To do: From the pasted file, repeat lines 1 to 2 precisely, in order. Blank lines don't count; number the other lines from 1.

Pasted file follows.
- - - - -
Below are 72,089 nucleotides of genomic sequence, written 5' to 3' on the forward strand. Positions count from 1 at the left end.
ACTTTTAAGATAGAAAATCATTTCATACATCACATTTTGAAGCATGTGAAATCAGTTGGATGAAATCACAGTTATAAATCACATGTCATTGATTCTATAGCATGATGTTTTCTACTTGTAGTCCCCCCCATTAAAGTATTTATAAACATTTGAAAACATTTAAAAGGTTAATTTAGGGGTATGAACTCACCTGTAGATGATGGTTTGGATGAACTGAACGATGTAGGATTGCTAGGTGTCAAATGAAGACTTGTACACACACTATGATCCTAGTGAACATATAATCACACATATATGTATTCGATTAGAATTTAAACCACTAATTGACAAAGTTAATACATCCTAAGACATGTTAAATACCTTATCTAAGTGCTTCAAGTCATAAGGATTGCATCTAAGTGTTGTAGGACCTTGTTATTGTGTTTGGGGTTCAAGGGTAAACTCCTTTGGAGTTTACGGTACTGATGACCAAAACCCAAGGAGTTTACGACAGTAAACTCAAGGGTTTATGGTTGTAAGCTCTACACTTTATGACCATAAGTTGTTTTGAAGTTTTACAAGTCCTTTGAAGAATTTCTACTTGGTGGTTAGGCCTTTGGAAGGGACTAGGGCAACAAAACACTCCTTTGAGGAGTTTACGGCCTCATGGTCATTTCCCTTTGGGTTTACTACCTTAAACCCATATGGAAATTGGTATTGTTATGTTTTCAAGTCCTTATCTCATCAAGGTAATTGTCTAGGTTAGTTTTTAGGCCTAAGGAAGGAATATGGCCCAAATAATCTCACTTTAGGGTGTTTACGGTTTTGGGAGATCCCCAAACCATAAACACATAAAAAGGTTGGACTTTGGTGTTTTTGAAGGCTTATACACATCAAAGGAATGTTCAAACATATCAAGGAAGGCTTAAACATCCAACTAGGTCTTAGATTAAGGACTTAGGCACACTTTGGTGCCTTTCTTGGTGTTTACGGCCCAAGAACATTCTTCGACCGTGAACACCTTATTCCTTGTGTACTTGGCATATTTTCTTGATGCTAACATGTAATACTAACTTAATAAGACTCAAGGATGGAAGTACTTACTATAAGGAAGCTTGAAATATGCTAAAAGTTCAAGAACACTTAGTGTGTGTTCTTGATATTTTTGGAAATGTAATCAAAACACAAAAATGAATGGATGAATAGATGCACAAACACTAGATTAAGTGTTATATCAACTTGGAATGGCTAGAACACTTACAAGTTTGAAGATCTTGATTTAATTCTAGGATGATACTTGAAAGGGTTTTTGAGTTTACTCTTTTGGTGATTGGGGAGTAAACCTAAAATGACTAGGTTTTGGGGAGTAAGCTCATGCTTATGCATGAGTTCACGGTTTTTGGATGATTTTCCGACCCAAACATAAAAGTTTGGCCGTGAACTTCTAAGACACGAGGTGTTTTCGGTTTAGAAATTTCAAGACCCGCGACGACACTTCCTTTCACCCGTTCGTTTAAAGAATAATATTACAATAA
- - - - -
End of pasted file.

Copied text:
Below are 72,089 nucleotides of genomic sequence, written 5' to 3' on the forward strand. Positions count from 1 at the left end.
ACTTTTAAGATAGAAAATCATTTCATACATCACATTTTGAAGCATGTGAAATCAGTTGGATGAAATCACAGTTATAAATCACATGTCATTGATTCTATAGCATGATGTTTTCTACTTGTAGTCCCCCCCATTAAAGTATTTATAAACATTTGAAAACATTTAAAAGGTTAATTTAGGGGTATGAACTCACCTGTAGATGATGGTTTGGATGAACTGAACGATGTAGGATTGCTAGGTGTCAAATGAAGACTTGTACACACACTATGATCCTAGTGAACATATAATCACACATATATGTATTCGATTAGAATTTAAACCACTAATTGACAAAGTTAATACATCCTAAGACATGTTAAATACCTTATCTAAGTGCTTCAAGTCATAAGGATTGCATCTAAGTGTTGTAGGACCTTGTTATTGTGTTTGGGGTTCAAGGGTAAACTCCTTTGGAGTTTACGGTACTGATGACCAAAACCCAAGGAGTTTACGACAGTAAACTCAAGGGTTTATGGTTGTAAGCTCTACACTTTATGACCATAAGTTGTTTTGAAGTTTTACAAGTCCTTTGAAGAATTTCTACTTGGTGGTTAGGCCTTTGGAAGGGACTAGGGCAACAAAACACTCCTTTGAGGAGTTTACGGCCTCATGGTCATTTCCCTTTGGGTTTACTACCTTAAACCCATATGGAAATTGGTATTGTTATGTTTTCAAGTCCTTATCTCATCAAGGTAATTGTCTAGGTTAGTTTTTAGGCCTAAGGAAGGAATATGGCCCAAATAATCTCACTTTAGGGTGTTTACGGTTTTGGGAGATCCCCAAACCATAAACACATAAAAAGGTTGGACTTTGGTGTTTTTGAAGGCTTATACACATCAAAGGAATGTTCAAACATATCAAGGAAGGCTTAAACATCCAACTAGGTCTTAGATTAAGGACTTAGGCACACTTTGGTGCCTTTCTTGGTGTTTACGGCCCAAGAACATTCTTCGACCGTGAACACCTTATTCCTTGTGTACTTGGCATATTTTCTTGATGCTAACATGTAATACTAACTTAATAAGACTCAAGGATGGAAGTACTTACTATAAGGAAGCTTGAAATATGCTAAAAGTTCAAGAACACTTAGTGTGTGTTCTTGATATTTTTGGAAATGTAATCAAAACACAAAAATGAATGGATGAATAGATGCACAAACACTAGATTAAGTGTTATATCAACTTGGAATGGCTAGAACACTTACAAGTTTGAAGATCTTGATTTAATTCTAGGATGATACTTGAAAGGGTTTTTGAGTTTACTCTTTTGGTGATTGGGGAGTAAACCTAAAATGACTAGGTTTTGGGGAGTAAGCTCATGCTTATGCATGAGTTCACGGTTTTTGGATGATTTTCCGACCCAAACATAAAAGTTTGGCCGTGAACTTCTAAGACACGAGGTGTTTTCGGTTTAGAAATTTCAAGACCCGCGACGACACTTCCTTTCACCCGTTCGTTTAAAGAATAATATTACAATAA